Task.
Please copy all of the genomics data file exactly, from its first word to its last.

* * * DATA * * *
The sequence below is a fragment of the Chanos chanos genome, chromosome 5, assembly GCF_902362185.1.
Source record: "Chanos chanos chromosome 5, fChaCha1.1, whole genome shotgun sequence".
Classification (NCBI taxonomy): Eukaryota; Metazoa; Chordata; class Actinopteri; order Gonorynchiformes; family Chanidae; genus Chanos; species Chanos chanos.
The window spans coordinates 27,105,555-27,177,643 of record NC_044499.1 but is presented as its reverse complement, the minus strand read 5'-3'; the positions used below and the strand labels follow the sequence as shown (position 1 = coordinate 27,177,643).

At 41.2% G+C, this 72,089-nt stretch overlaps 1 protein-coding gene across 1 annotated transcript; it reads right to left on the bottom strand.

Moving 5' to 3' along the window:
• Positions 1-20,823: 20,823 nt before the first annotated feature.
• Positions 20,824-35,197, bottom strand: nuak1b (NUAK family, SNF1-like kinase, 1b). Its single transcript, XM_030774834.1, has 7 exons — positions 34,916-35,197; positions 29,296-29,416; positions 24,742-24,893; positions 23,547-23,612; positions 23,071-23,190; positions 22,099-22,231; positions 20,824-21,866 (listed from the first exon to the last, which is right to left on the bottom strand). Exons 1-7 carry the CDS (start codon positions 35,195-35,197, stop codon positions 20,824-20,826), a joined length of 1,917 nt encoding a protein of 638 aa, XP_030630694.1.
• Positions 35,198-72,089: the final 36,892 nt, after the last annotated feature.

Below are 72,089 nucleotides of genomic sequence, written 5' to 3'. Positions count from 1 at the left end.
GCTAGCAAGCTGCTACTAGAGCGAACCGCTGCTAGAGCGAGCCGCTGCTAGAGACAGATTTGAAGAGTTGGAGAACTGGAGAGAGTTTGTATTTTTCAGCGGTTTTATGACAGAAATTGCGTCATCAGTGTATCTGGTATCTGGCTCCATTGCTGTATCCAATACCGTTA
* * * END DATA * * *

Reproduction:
The sequence below is a fragment of the Chanos chanos genome, chromosome 5, assembly GCF_902362185.1.
Source record: "Chanos chanos chromosome 5, fChaCha1.1, whole genome shotgun sequence".
Classification (NCBI taxonomy): Eukaryota; Metazoa; Chordata; class Actinopteri; order Gonorynchiformes; family Chanidae; genus Chanos; species Chanos chanos.
The window spans coordinates 27,105,555-27,177,643 of record NC_044499.1 but is presented as its reverse complement, the minus strand read 5'-3'; the positions used below and the strand labels follow the sequence as shown (position 1 = coordinate 27,177,643).

At 41.2% G+C, this 72,089-nt stretch overlaps 1 protein-coding gene across 1 annotated transcript; it reads right to left on the bottom strand.

Moving 5' to 3' along the window:
• Positions 1-20,823: 20,823 nt before the first annotated feature.
• Positions 20,824-35,197, bottom strand: nuak1b (NUAK family, SNF1-like kinase, 1b). Its single transcript, XM_030774834.1, has 7 exons — positions 34,916-35,197; positions 29,296-29,416; positions 24,742-24,893; positions 23,547-23,612; positions 23,071-23,190; positions 22,099-22,231; positions 20,824-21,866 (listed from the first exon to the last, which is right to left on the bottom strand). Exons 1-7 carry the CDS (start codon positions 35,195-35,197, stop codon positions 20,824-20,826), a joined length of 1,917 nt encoding a protein of 638 aa, XP_030630694.1.
• Positions 35,198-72,089: the final 36,892 nt, after the last annotated feature.

Below are 72,089 nucleotides of genomic sequence, written 5' to 3'. Positions count from 1 at the left end.
GCTAGCAAGCTGCTACTAGAGCGAACCGCTGCTAGAGCGAGCCGCTGCTAGAGACAGATTTGAAGAGTTGGAGAACTGGAGAGAGTTTGTATTTTTCAGCGGTTTTATGACAGAAATTGCGTCATCAGTGTATCTGGTATCTGGCTCCATTGCTGTATCCAATACCGTTA